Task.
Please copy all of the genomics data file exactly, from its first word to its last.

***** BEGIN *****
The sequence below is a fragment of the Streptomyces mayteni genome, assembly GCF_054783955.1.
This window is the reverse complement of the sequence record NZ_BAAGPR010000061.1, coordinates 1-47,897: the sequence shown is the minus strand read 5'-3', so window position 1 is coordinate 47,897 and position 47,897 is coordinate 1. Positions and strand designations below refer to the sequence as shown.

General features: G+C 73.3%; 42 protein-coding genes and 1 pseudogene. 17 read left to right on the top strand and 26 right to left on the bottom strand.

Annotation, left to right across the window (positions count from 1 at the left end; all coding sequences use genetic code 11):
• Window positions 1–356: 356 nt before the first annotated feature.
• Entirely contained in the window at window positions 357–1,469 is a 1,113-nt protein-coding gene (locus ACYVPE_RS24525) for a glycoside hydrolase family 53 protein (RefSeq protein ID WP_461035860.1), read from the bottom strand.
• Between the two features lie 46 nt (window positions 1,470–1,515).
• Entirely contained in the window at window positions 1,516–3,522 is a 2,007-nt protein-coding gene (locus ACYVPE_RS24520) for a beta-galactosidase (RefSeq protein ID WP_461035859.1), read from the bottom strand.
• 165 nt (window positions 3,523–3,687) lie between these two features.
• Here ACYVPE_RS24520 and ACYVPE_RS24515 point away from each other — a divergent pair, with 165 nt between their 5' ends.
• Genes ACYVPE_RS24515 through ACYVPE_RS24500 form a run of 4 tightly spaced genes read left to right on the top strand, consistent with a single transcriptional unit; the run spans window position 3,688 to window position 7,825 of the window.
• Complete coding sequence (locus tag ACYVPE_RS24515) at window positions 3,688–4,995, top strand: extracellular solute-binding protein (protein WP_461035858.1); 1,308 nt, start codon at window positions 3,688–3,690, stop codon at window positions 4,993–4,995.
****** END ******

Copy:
The sequence below is a fragment of the Streptomyces mayteni genome, assembly GCF_054783955.1.
This window is the reverse complement of the sequence record NZ_BAAGPR010000061.1, coordinates 1-47,897: the sequence shown is the minus strand read 5'-3', so window position 1 is coordinate 47,897 and position 47,897 is coordinate 1. Positions and strand designations below refer to the sequence as shown.

General features: G+C 73.3%; 42 protein-coding genes and 1 pseudogene. 17 read left to right on the top strand and 26 right to left on the bottom strand.

Annotation, left to right across the window (positions count from 1 at the left end; all coding sequences use genetic code 11):
• Window positions 1–356: 356 nt before the first annotated feature.
• Entirely contained in the window at window positions 357–1,469 is a 1,113-nt protein-coding gene (locus ACYVPE_RS24525) for a glycoside hydrolase family 53 protein (RefSeq protein ID WP_461035860.1), read from the bottom strand.
• Between the two features lie 46 nt (window positions 1,470–1,515).
• Entirely contained in the window at window positions 1,516–3,522 is a 2,007-nt protein-coding gene (locus ACYVPE_RS24520) for a beta-galactosidase (RefSeq protein ID WP_461035859.1), read from the bottom strand.
• 165 nt (window positions 3,523–3,687) lie between these two features.
• Here ACYVPE_RS24520 and ACYVPE_RS24515 point away from each other — a divergent pair, with 165 nt between their 5' ends.
• Genes ACYVPE_RS24515 through ACYVPE_RS24500 form a run of 4 tightly spaced genes read left to right on the top strand, consistent with a single transcriptional unit; the run spans window position 3,688 to window position 7,825 of the window.
• Complete coding sequence (locus tag ACYVPE_RS24515) at window positions 3,688–4,995, top strand: extracellular solute-binding protein (protein WP_461035858.1); 1,308 nt, start codon at window positions 3,688–3,690, stop codon at window positions 4,993–4,995.